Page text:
So what is so hard about answering the phone in 40 seconds?
Common sense tells us sending callers to a voice mail queue is a sure fire way to disengage potential customers.
The essence of this report is about the customer’s or client’s perspective of time and how it fits into the buying decision process. If small business is all about the customer, then answering the phone in under 40 seconds appears to be one way to increase sales.
If you want to read more about this survey, visit IfByPhone.comShare on Facebook
Years ago my father shared with me that people have three (3) significant factors respective to their sales buying decision.
- Quality – I want the best quality.
- Delivery – I want this solution now!
- Price – I want the best (cheapest) price.
Father also shared that in most circumstances buyers usually can only secure two of these three factors.
- Is the buyer willing to give up quality? No because this is an emotional response.
- Is the buyer willing to wait for that must have special product or service? No because this is an emotional response.
- Is the buyer willing to give up price? Yes, because this becomes a logical response and takes a back seat to the two others.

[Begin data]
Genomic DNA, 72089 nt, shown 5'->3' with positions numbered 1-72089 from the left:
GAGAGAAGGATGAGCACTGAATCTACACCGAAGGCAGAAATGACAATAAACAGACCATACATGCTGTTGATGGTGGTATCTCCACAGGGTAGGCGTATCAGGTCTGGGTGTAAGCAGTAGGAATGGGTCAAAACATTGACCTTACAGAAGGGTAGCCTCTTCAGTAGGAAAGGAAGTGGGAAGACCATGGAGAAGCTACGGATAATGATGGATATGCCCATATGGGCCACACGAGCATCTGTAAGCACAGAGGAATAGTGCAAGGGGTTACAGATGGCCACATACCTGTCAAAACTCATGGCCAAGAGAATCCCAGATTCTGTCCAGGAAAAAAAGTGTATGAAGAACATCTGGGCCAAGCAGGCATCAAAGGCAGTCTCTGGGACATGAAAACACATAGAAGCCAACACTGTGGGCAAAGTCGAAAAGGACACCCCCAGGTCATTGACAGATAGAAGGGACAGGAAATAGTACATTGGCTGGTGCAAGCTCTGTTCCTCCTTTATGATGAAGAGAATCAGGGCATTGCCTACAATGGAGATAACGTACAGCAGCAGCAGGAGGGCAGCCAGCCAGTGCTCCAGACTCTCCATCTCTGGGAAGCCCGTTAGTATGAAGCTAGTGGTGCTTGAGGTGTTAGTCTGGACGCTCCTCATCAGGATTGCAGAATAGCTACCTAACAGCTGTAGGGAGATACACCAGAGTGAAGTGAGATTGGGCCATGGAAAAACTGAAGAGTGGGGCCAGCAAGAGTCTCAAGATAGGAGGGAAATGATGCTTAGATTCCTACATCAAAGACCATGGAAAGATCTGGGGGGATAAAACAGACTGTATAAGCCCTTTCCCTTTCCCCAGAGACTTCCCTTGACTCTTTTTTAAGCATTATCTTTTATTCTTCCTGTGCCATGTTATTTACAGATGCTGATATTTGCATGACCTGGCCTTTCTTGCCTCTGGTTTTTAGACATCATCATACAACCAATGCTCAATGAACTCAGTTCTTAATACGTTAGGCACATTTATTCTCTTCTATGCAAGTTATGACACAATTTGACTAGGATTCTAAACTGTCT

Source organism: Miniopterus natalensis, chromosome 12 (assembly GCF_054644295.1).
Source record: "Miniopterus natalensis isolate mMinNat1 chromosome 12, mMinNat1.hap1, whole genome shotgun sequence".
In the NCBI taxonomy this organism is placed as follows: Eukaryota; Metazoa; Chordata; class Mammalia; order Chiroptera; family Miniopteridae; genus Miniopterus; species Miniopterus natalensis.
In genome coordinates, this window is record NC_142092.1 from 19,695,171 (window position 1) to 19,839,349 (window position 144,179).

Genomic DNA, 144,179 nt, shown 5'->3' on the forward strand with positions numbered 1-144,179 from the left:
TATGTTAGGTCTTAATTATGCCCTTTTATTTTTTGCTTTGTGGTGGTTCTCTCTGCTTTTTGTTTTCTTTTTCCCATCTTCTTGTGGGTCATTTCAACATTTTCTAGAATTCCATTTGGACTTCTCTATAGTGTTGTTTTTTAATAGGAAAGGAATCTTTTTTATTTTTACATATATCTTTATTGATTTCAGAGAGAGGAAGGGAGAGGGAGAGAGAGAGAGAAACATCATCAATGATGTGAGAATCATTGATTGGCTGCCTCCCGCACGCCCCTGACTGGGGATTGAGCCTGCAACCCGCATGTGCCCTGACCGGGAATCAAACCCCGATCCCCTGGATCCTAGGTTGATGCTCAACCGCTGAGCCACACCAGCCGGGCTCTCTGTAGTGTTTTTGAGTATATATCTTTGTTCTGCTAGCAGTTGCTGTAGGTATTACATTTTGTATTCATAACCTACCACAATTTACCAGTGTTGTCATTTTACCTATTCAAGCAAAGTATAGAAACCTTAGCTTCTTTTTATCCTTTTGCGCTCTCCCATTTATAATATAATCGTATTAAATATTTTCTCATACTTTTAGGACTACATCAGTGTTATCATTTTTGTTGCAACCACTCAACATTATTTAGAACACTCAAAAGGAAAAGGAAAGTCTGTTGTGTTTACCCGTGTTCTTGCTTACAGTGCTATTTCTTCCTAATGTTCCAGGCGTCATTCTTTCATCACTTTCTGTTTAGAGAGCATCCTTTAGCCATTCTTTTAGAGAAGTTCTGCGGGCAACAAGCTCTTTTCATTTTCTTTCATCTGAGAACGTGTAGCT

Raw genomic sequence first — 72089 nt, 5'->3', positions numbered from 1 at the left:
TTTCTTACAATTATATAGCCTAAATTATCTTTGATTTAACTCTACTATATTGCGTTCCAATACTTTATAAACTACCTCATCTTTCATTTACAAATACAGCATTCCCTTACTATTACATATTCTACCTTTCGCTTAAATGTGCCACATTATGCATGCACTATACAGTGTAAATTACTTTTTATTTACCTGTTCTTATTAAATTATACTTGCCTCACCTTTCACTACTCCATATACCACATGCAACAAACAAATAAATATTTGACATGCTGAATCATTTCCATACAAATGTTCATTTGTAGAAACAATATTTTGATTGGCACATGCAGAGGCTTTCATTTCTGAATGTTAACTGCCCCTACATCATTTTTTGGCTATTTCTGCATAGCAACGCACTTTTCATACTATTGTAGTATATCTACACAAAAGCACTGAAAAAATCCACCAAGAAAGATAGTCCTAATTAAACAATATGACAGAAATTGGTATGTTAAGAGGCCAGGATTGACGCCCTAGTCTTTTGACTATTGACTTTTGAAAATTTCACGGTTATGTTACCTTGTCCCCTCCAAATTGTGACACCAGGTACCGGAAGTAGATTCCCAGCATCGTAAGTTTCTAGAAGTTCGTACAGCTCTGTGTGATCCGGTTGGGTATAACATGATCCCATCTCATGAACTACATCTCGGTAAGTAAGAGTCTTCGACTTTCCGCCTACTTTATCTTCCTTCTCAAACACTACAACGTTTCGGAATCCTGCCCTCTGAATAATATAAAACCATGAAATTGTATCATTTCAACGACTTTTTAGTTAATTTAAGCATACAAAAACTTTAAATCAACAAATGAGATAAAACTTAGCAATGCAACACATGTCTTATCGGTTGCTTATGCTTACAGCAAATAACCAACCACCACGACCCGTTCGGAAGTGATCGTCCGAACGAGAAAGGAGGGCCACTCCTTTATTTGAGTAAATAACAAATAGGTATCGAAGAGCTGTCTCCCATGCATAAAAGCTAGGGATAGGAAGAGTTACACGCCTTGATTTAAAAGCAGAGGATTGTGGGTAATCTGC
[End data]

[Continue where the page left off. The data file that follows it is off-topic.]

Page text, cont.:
Dad said buyers are willing to sacrifice price to ensure quality and delivery. He also stated they may be willing to pay more to realize better quality and faster delivery.
A recent report by Deloitte regarding outsourcing in 2012 revealed that price once again was not the prime reason for cancelling a contracts which is the flip side of signing contracts. In surveying 111 respondents, these were the top reasons terminating contracts before completion.
- 77% overall quality of service
- 33% subject matter expertise (which could be included in delivery of the solution)
- 33% pricing
So if you believe your price is too high or price is the reason why you cannot earn a sale, then maybe it is time to rethink your own self-imposed limitation.Share on Facebook
To be nimble and responsive in today’s technology driven global market place does demand finding not only the best sales tips, but marrying technology to that ever changing, 24/7 sales environment. My behavior to adopt new technology is usually behind the flow because of the new learning curve and my decision making style of thinking overtakes the emotional rush to be the first one to having something new.
Well, last week I made a decision to purchase the iPad Mini to increase my business productivity; to eliminate carrying the my old and still functional laptop when traveling and to allow me greater online responsiveness and flexibility. (Sales Training Coaching Tip: These three are my wants and needs.)
My buying decision was made on these “value” criteria:
- A colleague, Mary Anne Shew, made a presentation about the business model generation canvas and yes there is an app for that